assuming heterogeneous kinetics25. In this equation, kθ is the dissolution rate constant of species i from mineral θ, Aθ is the surface area of the mineral, V is the volume of solution surrounding the mineral, νθ is the stoichiometric content of substance i in mineral θ and Ci is the concentration of species i. The temperature dependence of kθ follows the Arrhenius equation:

$${k}_{\theta }=A{e}^{-{E}_{a}/RT}\cdot {({a}_{{H}^{+}})}^{{n}_{\theta }}$$

where aH+ is the activity of hydrogen ions; nθ has values usually in the range of 0–1; Ea is the apparent activation energy of the dissolution reaction; R is the gas constant (8.314 J·mol−1·K−1) and T is the absolute temperature (K).

From T and pH in each spring sites (Tables S1, S4), the rate constants of silicate mineral dissolution were derived by observing that the majority of Ea values fall within the range of −40 to −80 kJ/mol (a mean ca. −60 kJ/mol) and nθ was taken to be −0.28, the value for feldspar at pH > 625. As shown in Table 1, water-rock interaction was fastest at the Semi site; the rates of water-rock interaction (kθ) in the Semi reservoir are 1.3 and 7.6 times greater than those at Kawu and Dagejia reservoirs, respectively. Strong correlations of the concentrations of soluble silica with kθ (an R2 value of 0.83) and of δ30Si with kθ (an R2 value of 0.94) (Fig. 4a) are observed (Fig. 4a). The first correlation reflects effective leaching of silicate minerals due to elevated rates of water-rock interaction (kθ) in the reservoirs, which is also reflected in the strong positive correlations of B, Li, Rb and Cs concentrations with the reservoir temperature (Fig. 4c). The second correlation implies a direct response of δ30Si in the reservoirs to the kinetics of water-rock interaction, which is discussed below.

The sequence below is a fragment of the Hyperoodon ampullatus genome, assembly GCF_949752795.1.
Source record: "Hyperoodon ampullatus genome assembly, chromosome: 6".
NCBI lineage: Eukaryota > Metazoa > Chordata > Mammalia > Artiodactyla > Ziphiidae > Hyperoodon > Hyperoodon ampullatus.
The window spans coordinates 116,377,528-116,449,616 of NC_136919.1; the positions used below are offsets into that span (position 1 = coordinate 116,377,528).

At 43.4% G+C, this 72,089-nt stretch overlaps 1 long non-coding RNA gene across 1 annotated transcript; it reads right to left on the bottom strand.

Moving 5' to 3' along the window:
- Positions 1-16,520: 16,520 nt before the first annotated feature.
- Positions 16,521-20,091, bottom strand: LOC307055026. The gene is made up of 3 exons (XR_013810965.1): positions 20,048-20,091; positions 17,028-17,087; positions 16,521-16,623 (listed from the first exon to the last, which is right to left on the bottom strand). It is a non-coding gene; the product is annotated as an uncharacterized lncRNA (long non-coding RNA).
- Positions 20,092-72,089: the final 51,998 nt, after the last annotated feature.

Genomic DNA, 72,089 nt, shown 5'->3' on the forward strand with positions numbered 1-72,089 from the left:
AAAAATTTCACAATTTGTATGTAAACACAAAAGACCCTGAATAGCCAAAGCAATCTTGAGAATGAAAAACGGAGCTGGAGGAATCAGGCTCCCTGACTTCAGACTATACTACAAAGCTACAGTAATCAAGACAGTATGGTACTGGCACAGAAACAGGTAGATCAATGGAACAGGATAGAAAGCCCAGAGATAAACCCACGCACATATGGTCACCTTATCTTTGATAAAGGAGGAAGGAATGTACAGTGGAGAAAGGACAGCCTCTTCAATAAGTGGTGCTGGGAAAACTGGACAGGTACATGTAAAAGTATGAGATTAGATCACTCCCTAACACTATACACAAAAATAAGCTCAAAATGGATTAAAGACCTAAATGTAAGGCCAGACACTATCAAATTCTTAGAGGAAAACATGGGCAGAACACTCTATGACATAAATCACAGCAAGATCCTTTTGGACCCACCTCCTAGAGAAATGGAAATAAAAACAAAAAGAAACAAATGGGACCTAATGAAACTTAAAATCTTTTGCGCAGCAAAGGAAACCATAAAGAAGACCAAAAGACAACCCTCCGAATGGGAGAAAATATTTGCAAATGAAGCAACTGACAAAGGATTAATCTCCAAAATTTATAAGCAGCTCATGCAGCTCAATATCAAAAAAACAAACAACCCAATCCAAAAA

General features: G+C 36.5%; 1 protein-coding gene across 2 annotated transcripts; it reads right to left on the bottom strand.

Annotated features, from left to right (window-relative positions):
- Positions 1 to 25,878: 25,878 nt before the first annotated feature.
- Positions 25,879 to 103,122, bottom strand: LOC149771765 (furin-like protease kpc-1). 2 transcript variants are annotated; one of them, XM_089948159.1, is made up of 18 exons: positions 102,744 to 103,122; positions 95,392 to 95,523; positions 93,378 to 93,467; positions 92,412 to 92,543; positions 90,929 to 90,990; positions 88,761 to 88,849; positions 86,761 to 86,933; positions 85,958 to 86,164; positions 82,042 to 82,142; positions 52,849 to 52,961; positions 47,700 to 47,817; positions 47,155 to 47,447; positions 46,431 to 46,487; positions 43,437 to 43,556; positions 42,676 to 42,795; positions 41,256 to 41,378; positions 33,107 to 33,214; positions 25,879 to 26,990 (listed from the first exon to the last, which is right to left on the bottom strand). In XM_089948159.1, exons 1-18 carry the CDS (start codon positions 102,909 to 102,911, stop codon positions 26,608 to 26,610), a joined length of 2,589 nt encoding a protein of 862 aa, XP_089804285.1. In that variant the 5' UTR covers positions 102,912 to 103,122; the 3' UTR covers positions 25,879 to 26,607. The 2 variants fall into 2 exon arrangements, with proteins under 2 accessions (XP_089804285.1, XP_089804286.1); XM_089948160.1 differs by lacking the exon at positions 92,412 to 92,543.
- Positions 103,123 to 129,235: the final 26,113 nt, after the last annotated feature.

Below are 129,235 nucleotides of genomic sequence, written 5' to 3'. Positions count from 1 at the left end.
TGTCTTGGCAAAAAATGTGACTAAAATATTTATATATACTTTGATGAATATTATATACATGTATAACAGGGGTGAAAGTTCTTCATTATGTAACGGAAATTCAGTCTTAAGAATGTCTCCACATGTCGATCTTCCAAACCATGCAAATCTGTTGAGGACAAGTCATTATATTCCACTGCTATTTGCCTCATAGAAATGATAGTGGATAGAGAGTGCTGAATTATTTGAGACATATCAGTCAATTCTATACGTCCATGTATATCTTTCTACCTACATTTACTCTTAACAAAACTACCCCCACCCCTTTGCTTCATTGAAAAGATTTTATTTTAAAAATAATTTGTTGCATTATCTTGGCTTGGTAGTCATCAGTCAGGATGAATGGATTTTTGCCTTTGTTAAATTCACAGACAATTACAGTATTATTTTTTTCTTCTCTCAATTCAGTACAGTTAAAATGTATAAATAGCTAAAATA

Table 1 Rate constants of water-rock interaction in the spring reservoirs.
Figure 4

(a) Correlations of soluble silicon concentration and δ30Si with the dissolution rate constant kθ. (b) Correlations of B and RAM concentrations with Cl contents in spring water. (c) Correlations of B and RAM concentrations with reservoir temperature. (d) δ30Sialtered rock and δ30Sifluid vs. f (fraction of silicon remaining in the altered rocks) for different αrock-fluid values during water-rock interaction. (e) Correlations of Δ30Siprecipitate-solution vs. 1/T among different sinter minerals from this study and from previous studies13,40. (f) The variation of δ30Sisinter and δ30Sifluid with f (fraction of silicon remaining the solution) during the sinter precipitation for different αsinter-solution values (the solid circle and half-solid circle represent the spring samples and the sinter samples, respectively).